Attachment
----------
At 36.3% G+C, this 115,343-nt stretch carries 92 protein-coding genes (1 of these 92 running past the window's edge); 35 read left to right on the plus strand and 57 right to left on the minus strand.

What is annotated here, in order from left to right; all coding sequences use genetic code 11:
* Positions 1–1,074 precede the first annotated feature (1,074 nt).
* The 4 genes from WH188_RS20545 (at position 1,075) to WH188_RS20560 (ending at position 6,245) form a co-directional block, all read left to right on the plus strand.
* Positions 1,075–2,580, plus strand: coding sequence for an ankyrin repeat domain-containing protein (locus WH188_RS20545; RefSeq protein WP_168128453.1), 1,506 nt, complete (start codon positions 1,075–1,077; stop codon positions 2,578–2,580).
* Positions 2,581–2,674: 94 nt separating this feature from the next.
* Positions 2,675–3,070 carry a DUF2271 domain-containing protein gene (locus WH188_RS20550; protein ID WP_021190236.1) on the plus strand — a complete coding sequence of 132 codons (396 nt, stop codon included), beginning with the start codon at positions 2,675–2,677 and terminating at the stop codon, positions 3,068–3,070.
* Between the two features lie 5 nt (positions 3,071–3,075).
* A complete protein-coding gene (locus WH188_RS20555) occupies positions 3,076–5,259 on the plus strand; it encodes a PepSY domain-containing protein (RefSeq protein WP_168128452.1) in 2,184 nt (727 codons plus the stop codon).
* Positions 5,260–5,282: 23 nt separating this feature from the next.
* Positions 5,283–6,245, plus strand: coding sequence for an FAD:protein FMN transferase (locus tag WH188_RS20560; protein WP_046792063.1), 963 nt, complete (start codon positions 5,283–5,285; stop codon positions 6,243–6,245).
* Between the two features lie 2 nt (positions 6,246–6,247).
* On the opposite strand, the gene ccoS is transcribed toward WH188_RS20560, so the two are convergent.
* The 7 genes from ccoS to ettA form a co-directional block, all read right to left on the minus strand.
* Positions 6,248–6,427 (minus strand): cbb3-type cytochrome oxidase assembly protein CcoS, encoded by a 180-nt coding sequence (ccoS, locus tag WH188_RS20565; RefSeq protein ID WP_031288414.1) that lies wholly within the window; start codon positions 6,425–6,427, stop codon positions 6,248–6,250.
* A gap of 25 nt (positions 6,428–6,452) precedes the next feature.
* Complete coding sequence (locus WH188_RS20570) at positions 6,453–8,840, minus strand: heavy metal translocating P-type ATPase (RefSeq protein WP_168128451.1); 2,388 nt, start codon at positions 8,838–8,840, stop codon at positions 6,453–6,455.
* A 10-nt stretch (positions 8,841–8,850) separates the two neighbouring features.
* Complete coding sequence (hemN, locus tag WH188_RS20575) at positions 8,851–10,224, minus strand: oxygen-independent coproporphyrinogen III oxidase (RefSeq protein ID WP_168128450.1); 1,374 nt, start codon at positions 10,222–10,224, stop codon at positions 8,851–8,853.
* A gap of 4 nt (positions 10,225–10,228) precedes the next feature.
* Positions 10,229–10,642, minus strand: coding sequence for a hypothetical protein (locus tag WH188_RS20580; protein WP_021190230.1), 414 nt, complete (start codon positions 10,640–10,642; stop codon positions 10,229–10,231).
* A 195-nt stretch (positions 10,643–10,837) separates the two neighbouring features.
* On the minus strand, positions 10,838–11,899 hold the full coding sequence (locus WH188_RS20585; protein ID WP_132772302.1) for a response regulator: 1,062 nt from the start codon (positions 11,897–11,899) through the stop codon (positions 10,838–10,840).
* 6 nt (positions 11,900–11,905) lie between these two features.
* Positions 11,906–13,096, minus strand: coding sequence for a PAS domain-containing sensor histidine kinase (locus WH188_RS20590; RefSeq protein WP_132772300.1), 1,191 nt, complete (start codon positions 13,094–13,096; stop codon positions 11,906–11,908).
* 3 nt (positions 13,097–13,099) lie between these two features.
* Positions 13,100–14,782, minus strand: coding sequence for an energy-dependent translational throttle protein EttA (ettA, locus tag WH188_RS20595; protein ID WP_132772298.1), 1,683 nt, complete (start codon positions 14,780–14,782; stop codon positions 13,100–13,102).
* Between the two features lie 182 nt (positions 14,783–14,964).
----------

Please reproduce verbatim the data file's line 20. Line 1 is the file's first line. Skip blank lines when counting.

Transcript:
* A gap of 4 nt (positions 10,225–10,228) precedes the next feature.